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Editorial: Some laws shouldn't be necessary

Some laws just shouldn't be necessary.

Human decency should cause anyone in a position of caring for children or vulnerable adults to treat them well and to provide them with, at the very least, the basics: food, clothing, shelter and care.

Tragically, that hasn't always happened in Minnesota.

In response to a number of tragic cases of people "literally left to rot in their own filth," as a state House public information official put it last week in a news release, the Minnesota Legislature made it a felony, rather than just a gross misdemeanor, to intentionally deprive vulnerable adults.

The new law also makes it a felony to mistreat a child to the point that it results in "demonstrable bodily harm," as the new law states, meaning any harm that can be observed. That's opposed to "substantial bodily harm," which had been the threshold for a felony charge. Rep. Jeanne Poppe and Sen. Dan Sparks, both DFLers from Austin, moved to toughen the law after Mower County parents could be charged only with a gross misdemeanor for allegedly chaining their 5-year-old child to his crib every evening.

Some laws just shouldn't be necessary.

Like a measure to include female genital mutilation on Minnesota's list of "enhanced offenses," domestic violence-related wrongdoing that can contribute to harsher sentences. That's something that shouldn't be on anyone's record, even if it is a human-rights issue in parts of Africa, the Middle East and elsewhere. The offense was found in the record of a Hopkins, man last year after he was arrested for domestic abuse. The prosecuting attorney wasn't able to charge more than a gross misdemeanor, though -- but could now, thanks to a bill pushed by Rep. Steve Simon and Sen. Ron Latz, DFLers from St. Louis Park.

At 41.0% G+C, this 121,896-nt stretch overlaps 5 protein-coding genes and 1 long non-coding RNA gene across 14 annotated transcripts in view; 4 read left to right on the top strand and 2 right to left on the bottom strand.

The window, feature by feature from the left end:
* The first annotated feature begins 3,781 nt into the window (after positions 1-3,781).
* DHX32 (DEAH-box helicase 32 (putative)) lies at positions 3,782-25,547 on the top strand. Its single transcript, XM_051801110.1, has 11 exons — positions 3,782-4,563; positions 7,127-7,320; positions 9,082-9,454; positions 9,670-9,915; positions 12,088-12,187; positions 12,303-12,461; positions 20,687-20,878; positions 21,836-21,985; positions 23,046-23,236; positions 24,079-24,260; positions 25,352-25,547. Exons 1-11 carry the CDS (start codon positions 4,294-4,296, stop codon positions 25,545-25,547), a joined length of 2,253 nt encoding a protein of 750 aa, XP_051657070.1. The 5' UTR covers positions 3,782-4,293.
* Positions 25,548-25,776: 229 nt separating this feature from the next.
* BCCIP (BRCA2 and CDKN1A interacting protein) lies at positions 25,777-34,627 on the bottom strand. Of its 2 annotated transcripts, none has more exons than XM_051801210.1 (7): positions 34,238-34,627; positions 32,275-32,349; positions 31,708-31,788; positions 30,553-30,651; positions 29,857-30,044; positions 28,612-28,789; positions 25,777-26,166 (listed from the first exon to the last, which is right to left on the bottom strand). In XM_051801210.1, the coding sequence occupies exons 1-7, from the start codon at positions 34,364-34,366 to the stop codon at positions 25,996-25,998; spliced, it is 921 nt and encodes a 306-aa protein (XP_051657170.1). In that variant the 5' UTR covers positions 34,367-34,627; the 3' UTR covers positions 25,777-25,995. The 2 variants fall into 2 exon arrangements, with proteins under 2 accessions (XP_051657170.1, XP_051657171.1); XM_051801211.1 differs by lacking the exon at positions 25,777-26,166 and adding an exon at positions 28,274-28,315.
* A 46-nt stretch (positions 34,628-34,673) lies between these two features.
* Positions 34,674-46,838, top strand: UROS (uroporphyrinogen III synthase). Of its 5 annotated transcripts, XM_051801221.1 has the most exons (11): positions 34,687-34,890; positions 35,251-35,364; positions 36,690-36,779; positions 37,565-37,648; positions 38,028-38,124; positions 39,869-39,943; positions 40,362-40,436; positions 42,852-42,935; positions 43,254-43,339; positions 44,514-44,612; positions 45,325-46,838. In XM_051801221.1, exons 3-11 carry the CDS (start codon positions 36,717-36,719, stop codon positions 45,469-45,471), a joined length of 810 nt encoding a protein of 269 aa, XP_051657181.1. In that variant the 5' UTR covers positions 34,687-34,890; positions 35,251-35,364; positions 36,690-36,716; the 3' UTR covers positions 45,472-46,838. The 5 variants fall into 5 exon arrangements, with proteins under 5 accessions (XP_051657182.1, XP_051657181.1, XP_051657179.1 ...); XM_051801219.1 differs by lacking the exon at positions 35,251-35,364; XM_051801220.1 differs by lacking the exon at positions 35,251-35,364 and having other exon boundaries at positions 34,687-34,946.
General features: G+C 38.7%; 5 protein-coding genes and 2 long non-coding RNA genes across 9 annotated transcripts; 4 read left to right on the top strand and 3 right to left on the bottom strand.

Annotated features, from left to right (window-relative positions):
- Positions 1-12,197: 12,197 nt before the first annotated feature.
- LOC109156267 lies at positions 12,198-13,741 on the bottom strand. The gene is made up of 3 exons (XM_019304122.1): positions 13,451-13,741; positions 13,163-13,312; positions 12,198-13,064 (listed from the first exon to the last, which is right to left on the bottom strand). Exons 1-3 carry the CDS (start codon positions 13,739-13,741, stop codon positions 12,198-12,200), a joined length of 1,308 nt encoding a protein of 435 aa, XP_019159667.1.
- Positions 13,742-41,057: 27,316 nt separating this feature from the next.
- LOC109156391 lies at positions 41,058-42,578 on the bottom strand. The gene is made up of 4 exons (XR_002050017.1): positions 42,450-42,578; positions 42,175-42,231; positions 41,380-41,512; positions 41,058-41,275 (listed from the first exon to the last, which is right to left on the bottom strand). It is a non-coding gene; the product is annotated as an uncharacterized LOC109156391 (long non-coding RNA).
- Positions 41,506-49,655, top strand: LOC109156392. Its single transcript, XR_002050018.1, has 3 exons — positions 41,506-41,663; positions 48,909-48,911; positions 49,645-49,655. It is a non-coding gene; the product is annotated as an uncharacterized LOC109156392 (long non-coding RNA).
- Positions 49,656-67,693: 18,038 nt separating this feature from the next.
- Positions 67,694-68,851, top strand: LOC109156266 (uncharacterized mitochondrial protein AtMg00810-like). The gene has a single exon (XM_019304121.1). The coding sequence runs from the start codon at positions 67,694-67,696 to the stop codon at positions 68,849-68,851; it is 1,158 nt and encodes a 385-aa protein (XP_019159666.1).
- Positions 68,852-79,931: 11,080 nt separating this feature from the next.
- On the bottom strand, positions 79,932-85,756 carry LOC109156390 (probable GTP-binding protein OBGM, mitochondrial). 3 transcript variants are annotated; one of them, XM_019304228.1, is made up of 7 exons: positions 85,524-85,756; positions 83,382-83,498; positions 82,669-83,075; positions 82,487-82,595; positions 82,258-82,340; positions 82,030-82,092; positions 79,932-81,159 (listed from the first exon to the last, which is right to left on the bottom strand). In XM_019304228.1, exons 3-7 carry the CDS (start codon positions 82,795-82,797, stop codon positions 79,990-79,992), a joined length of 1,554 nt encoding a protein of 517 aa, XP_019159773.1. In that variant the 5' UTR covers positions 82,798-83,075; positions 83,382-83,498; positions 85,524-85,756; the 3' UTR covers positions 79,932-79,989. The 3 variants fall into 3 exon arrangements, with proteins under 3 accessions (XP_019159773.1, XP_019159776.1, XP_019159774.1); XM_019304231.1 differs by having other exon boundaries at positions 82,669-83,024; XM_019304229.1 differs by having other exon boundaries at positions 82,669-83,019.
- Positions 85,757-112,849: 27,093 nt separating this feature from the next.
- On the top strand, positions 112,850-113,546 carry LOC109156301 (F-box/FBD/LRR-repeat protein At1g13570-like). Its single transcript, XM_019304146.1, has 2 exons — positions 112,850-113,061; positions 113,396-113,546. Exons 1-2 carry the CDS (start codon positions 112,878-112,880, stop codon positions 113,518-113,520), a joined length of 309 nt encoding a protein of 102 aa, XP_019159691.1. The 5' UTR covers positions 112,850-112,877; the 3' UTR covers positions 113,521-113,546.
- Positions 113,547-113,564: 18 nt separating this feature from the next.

These two new laws are among a host of measures passed by the Minnesota Legislature this past session that go into effect tomorrow. The state's new law to fight the sale, use and abuse of dangerous synthetic drugs has been grabbing all the headlines. But other measures -- including ones to help service-station owners get paid after drive-off gas thefts and to broaden the list of those who legally can install sump pumps -- are worth our attention.

Some may seem benign and others irrelevant. But other laws, while seeming horribly unnecessary, sadly are not.